Women randomized to the experimental group were provided access to Prenatal Testing: Exploring Your Options, a decision-support guide created with input from a wide range of clinicians (including perinatologists, geneticists, obstetricians, nurse midwives, genetic counselors, and nurses), decision scientists, and communication and literacy experts,11 and adapted for use by women of varying literacy levels. This decision-support guide is formatted as an audio-, video-, and text-based interactive computer program narrated by a bilingual actress who speaks in a style that emulates a warm and knowledgeable friend. She emphasizes the personal nature of prenatal testing decisions, noting that the choices of forgoing testing altogether, starting with a screening test, or undergoing invasive diagnostic testing without first having a screening test, are all reasonable options, and that the goal of the program is to help the user decide on which option would be best to undertake.
Completion of the program takes approximately 45 to 60 minutes. It begins with an educational module that provides general information about prenatal testing and the role of values and preferences in prenatal testing decisions, a description of Down syndrome over the life course, more abbreviated descriptions of trisomies 13 and 18 and structural defects, and details on the diagnostic accuracy and other features of the various screening and diagnostic tests. Optional sections containing more information (titled Learn More) are included throughout this component. In the second part of the program, the user is presented with her personalized, age-related chances of carrying a fetus with aneuploidy. She is then asked to complete values clarification questions focusing on 3 decisions: (1) whether or not to have any testing; (2) if testing is desired, whether to start with screening or with invasive diagnostic testing; and (3) which specific screening and/or diagnostic test(s) to undergo. Afterwards, the user can receive graphic highlights of the testing strategy that is most consistent with the her responses, as well as click to obtain detailed information on the features of that strategy or any of the other strategies. The program concludes by encouraging the user to discuss questions with her clinician, while emphasizing that the testing strategy to undergo is her choice (see eAppendix 1 in Supplement 1 for screen shots and values clarification questions).
Women randomized to the control group received no study intervention beyond completion of the baseline and follow-up questionnaires. Consistent with current guidelines,12,13 the official policy at all recruitment sites was to offer all women, regardless of age, information on both screening and diagnostic tests and to inform them that testing was optional. However, discussions with clinicians at these sites suggested variable adherence to these guidelines, and all reported a greater focus on counseling and diagnostic testing for women aged 35 years or older.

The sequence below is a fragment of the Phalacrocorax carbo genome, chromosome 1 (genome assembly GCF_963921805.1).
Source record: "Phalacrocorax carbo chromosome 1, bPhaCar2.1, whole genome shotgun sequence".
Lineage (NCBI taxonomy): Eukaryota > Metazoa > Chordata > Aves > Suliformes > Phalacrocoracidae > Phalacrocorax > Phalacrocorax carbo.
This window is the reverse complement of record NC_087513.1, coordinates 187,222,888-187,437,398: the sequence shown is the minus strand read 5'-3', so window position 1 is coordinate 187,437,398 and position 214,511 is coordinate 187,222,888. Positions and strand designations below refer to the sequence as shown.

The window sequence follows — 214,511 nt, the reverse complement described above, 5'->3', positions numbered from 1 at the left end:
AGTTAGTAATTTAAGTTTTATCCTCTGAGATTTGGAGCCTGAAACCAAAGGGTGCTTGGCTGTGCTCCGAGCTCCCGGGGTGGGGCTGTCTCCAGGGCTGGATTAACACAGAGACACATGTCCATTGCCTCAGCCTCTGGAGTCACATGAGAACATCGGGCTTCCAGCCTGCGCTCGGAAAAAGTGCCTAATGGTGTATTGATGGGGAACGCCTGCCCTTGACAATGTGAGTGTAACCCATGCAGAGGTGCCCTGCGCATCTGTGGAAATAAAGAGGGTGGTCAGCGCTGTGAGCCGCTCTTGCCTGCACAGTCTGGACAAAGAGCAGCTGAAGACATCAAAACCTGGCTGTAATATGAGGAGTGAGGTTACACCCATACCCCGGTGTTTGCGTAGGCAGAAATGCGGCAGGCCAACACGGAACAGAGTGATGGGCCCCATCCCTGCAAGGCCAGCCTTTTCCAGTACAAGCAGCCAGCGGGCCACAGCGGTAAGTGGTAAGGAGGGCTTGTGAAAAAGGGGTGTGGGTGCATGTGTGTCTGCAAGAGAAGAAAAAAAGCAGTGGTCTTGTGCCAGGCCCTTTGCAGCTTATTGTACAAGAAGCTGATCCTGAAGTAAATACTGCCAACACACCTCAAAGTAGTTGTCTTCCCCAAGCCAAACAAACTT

The primary outcome, obtained from review of participants’ medical records, was use of invasive prenatal diagnostic testing. Secondary outcomes (also obtained from the medical record) included testing strategy undergone, as well as knowledge, risk comprehension, decisional conflict, and decision regret, measured during the follow-up telephone interview. To measure knowledge, a 15-item measure adapted from the Maternal Serum Screening Knowledge Questionnaire (eAppendix 2, Supplement 1) was used.14 Risk comprehension was assessed by asking participants to estimate, out of 1000 pregnant women who undergo amniocentesis, how many would experience a miscarriage (women reporting the risk to be >0 but ≤10 received a score of correct), and out of 1000 pregnant women their age, how many are carrying a fetus affected by Down syndrome (risks consistent with the participant’s age-related risk of Down syndrome received a score of correct). Decisional conflict and regret were assessed using 15 items from the Decisional Conflict Scale,15 and the 5-item Decision Regret Scale.16
The primary hypothesis of this study was that women who were randomized to the intervention group would undergo invasive diagnostic testing at a lower rate than women randomized to the control group, due to better understanding of the likelihood that their fetus was affected by a chromosomal disorder and the chance that an invasive diagnostic test will cause a miscarriage, along with a greater appreciation that declining use of testing altogether is a reasonable choice.